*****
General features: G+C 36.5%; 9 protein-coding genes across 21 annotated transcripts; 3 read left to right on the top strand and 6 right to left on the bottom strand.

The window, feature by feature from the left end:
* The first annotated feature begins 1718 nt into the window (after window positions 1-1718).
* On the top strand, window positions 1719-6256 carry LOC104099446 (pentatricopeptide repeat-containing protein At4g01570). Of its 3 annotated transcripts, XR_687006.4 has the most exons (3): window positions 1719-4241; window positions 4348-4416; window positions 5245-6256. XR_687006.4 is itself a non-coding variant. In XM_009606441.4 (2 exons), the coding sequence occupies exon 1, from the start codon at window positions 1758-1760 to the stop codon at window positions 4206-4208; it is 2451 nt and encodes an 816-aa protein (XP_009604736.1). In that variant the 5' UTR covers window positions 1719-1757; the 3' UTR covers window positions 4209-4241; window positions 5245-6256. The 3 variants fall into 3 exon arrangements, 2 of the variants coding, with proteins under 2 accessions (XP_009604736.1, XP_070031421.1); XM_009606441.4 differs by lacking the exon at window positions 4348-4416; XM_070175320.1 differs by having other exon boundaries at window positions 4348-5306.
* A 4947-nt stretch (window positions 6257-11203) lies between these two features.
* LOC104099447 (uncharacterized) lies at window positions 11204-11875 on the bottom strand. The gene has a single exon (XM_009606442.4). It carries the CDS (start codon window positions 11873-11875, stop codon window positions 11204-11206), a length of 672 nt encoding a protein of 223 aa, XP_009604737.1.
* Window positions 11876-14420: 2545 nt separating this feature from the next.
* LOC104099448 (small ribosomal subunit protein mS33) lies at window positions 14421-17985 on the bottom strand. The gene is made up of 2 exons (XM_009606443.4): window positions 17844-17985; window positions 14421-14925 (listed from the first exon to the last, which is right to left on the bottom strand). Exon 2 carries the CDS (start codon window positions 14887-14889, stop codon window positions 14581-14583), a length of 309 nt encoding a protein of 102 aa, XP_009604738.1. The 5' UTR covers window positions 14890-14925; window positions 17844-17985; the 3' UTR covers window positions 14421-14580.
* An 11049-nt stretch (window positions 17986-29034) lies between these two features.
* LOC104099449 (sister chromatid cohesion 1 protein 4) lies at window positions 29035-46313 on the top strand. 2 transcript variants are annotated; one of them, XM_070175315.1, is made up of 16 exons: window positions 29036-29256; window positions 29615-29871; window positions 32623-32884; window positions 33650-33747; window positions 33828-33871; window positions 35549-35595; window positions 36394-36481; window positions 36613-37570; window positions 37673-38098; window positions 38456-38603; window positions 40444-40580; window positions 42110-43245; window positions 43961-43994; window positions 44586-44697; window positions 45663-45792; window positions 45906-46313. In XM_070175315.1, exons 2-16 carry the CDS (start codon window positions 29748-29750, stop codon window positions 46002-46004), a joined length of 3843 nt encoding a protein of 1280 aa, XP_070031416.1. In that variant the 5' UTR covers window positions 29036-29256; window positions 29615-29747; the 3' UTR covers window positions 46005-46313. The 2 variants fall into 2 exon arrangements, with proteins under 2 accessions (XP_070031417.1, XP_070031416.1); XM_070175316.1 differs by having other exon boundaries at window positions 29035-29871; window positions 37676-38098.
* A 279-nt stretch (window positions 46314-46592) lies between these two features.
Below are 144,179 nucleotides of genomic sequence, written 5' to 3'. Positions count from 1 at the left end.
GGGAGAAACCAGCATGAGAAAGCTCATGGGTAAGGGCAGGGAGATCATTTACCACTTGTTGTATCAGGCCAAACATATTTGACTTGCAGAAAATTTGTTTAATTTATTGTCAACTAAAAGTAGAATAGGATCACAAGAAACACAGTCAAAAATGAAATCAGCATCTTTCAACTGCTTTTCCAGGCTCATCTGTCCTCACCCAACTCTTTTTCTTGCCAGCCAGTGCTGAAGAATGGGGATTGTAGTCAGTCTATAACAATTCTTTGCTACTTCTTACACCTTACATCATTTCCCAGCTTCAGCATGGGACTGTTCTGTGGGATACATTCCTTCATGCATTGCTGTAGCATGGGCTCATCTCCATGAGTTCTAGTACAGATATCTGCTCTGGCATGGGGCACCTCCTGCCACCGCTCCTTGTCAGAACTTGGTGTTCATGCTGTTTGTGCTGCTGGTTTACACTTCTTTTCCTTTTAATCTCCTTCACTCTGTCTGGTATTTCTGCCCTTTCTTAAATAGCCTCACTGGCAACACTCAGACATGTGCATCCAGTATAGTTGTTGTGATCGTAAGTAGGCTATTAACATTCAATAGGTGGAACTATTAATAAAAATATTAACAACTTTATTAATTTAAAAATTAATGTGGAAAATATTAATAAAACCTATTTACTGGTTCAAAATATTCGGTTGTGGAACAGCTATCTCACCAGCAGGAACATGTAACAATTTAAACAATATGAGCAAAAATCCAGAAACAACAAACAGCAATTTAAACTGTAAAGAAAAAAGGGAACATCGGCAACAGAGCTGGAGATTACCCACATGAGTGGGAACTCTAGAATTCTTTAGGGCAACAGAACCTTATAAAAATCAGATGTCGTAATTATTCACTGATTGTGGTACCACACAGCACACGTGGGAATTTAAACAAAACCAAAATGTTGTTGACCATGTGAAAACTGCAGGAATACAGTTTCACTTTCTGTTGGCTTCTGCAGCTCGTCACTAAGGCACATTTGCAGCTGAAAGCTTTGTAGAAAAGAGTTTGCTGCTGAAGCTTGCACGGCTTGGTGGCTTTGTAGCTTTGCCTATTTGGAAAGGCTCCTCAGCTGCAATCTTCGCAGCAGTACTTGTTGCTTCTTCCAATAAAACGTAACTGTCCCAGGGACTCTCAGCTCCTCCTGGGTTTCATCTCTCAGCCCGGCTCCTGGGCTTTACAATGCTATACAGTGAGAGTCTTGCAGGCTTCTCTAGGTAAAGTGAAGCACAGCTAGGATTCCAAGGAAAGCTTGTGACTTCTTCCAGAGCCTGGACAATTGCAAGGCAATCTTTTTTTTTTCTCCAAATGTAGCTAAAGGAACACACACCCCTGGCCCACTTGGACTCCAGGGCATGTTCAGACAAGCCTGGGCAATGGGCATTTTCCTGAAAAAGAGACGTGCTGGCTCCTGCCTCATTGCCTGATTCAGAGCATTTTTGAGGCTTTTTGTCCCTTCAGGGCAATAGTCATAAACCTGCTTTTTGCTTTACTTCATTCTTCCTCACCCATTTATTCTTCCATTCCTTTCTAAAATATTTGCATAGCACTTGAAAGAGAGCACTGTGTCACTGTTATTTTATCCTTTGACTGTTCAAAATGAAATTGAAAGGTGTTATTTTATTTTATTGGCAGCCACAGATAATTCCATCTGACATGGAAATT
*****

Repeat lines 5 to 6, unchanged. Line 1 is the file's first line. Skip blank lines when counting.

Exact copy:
* A 4947-nt stretch (window positions 6257-11203) lies between these two features.
* LOC104099447 (uncharacterized) lies at window positions 11204-11875 on the bottom strand. The gene has a single exon (XM_009606442.4). It carries the CDS (start codon window positions 11873-11875, stop codon window positions 11204-11206), a length of 672 nt encoding a protein of 223 aa, XP_009604737.1.